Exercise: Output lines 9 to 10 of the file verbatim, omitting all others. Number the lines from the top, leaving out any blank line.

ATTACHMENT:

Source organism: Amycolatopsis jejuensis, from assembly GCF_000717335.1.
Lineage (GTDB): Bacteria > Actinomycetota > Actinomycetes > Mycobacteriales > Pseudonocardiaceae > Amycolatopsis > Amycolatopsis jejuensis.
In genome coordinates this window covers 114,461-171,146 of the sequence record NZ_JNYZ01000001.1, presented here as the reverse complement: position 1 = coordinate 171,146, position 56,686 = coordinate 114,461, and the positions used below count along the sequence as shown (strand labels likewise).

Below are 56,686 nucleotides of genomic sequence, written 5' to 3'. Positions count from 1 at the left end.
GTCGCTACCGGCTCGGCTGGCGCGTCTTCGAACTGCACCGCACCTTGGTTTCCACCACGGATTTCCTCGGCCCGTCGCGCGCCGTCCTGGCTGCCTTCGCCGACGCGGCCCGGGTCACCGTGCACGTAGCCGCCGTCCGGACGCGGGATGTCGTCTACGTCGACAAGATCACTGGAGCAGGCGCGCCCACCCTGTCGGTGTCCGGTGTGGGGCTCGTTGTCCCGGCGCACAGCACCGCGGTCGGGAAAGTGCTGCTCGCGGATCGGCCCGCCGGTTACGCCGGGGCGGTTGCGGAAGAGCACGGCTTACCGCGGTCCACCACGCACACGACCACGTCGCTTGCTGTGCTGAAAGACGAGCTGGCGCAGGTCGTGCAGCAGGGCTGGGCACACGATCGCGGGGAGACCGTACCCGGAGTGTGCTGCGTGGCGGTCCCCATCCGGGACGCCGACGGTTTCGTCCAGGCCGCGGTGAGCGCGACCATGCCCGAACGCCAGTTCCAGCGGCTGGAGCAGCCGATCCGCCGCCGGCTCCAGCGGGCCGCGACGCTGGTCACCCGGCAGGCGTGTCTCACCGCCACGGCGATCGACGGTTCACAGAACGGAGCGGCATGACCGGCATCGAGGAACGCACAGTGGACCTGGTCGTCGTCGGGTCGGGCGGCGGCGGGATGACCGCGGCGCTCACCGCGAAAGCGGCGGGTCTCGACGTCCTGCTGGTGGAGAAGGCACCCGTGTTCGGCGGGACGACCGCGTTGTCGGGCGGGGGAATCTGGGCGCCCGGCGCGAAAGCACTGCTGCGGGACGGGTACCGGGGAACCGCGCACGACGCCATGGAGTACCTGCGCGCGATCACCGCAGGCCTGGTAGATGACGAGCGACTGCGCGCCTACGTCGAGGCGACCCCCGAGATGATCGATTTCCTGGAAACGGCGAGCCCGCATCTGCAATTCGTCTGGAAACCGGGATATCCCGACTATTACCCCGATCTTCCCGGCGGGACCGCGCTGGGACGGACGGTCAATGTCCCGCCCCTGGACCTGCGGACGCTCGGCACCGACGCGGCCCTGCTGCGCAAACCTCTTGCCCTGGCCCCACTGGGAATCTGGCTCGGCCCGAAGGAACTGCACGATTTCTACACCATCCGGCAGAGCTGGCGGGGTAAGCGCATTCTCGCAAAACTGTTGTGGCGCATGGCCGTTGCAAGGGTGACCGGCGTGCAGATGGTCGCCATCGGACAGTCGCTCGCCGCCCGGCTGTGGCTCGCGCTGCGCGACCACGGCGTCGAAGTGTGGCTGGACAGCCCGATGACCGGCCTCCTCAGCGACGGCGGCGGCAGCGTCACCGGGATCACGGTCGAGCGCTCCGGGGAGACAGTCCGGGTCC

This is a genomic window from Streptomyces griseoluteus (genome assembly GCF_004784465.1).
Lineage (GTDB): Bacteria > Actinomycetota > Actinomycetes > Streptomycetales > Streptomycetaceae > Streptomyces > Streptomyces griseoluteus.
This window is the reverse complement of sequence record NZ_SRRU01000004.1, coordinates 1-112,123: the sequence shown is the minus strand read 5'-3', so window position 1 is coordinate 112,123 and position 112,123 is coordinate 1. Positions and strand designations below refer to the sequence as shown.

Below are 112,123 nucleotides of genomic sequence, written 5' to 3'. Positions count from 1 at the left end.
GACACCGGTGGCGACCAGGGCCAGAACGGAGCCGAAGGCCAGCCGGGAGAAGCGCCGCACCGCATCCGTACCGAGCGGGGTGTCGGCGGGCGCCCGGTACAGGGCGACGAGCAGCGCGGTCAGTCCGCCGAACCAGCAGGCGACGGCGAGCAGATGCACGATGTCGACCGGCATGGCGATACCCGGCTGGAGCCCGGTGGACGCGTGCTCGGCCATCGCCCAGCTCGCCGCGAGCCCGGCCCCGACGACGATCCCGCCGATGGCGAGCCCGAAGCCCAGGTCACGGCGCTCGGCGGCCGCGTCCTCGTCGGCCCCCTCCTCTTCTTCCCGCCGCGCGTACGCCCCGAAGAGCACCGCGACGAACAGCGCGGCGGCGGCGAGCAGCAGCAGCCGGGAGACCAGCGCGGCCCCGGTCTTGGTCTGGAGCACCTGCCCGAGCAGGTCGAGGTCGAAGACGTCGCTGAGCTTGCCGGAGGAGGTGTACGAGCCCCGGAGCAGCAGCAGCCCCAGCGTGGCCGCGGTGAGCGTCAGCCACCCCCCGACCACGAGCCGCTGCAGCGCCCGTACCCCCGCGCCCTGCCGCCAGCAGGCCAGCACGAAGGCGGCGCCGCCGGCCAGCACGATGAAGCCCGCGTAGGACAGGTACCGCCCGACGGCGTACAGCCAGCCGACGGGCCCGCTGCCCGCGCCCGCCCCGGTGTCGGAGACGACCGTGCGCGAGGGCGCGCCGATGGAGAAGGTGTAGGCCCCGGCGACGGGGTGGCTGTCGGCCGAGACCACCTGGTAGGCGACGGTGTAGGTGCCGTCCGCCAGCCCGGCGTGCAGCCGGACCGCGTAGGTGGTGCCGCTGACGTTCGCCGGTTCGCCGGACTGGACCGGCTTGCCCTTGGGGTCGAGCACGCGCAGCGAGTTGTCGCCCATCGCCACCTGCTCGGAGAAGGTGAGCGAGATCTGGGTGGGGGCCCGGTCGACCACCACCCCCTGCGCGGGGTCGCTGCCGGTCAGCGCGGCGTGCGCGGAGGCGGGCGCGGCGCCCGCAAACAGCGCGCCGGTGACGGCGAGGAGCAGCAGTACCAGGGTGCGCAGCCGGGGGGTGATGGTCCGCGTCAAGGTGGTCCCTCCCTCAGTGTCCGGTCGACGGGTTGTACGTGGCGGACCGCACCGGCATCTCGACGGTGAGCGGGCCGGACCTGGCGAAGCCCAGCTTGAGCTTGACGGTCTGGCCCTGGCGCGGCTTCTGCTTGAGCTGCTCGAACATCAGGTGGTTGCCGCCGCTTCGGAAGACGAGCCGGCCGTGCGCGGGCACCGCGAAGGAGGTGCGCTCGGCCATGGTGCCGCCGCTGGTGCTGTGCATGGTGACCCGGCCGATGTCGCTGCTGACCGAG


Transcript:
Below are 112,123 nucleotides of genomic sequence, written 5' to 3'. Positions count from 1 at the left end.
GACACCGGTGGCGACCAGGGCCAGAACGGAGCCGAAGGCCAGCCGGGAGAAGCGCCGCACCGCATCCGTACCGAGCGGGGTGTCGGCGGGCGCCCGGTACAGGGCGACGAGCAGCGCGGTCAGTCCGCCGAACCAGCAGGCGACGGCGAGCAGATGCACGATGTCGACCGGCATGGCGATACCCGGCTGGAGCCCGGTGGACGCGTGCTCGGCCATCGCCCAGCTCGCCGCGAGCCCGGCCCCGACGACGATCCCGCCGATGGCGAGCCCGAAGCCCAGGTCACGGCGCTCGGCGGCCGCGTCCTCGTCGGCCCCCTCCTCTTCTTCCCGCCGCGCGTACGCCCCGAAGAGCACCGCGACGAACAGCGCGGCGGCGGCGAGCAGCAGCAGCCGGGAGACCAGCGCGGCCCCGGTCTTGGTCTGGAGCACCTGCCCGAGCAGGTCGAGGTCGAAGACGTCGCTGAGCTTGCCGGAGGAGGTGTACGAGCCCCGGAGCAGCAGCAGCCCCAGCGTGGCCGCGGTGAGCGTCAGCCACCCCCCGACCACGAGCCGCTGCAGCGCCCGTACCCCCGCGCCCTGCCGCCAGCAGGCCAGCACGAAGGCGGCGCCGCCGGCCAGCACGATGAAGCCCGCGTAGGACAGGTACCGCCCGACGGCGTACAGCCAGCCGACGGGCCCGCTGCCCGCGCCCGCCCCGGTGTCGGAGACGACCGTGCGCGAGGGCGCGCCGATGGAGAAGGTGTAGGCCCCGGCGACGGGGTGGCTGTCGGCCGAGACCACCTGGTAGGCGACGGTGTAGGTGCCGTCCGCCAGCCCGGCGTGCAGCCGGACCGCGTAGGTGGTGCCGCTGACGTTCGCCGGTTCGCCGGACTGGACCGGCTTGCCCTTGGGGTCGAGCACGCGCAGCGAGTTGTCGCCCATCGCCACCTGCTCGGAGAAGGTGAGCGAGATCTGGGTGGGGGCCCGGTCGACCACCACCCCCTGCGCGGGGTCGCTGCCGGTCAGCGCGGCGTGCGCGGAGGCGGGCGCGGCGCCCGCAAACAGCGCGCCGGTGACGGCGAGGAGCAGCAGTACCAGGGTGCGCAGCCGGGGGGTGATGGTCCGCGTCAAGGTGGTCCCTCCCTCAGTGTCCGGTCGACGGGTTGTACGTGGCGGACCGCACCGGCATCTCGACGGTGAGCGGGCCGGACCTGGCGAAGCCCAGCTTGAGCTTGACGGTCTGGCCCTGGCGCGGCTTCTGCTTGAGCTGCTCGAACATCAGGTGGTTGCCGCCGCTTCGGAAGACGAGCCGGCCGTGCGCGGGCACCGCGAAGGAGGTGCGCTCGGCCATGGTGCCGCCGCTGGTGCTGTGCATGGTGACCCGGCCGATGTCGCTGCTGACCGAG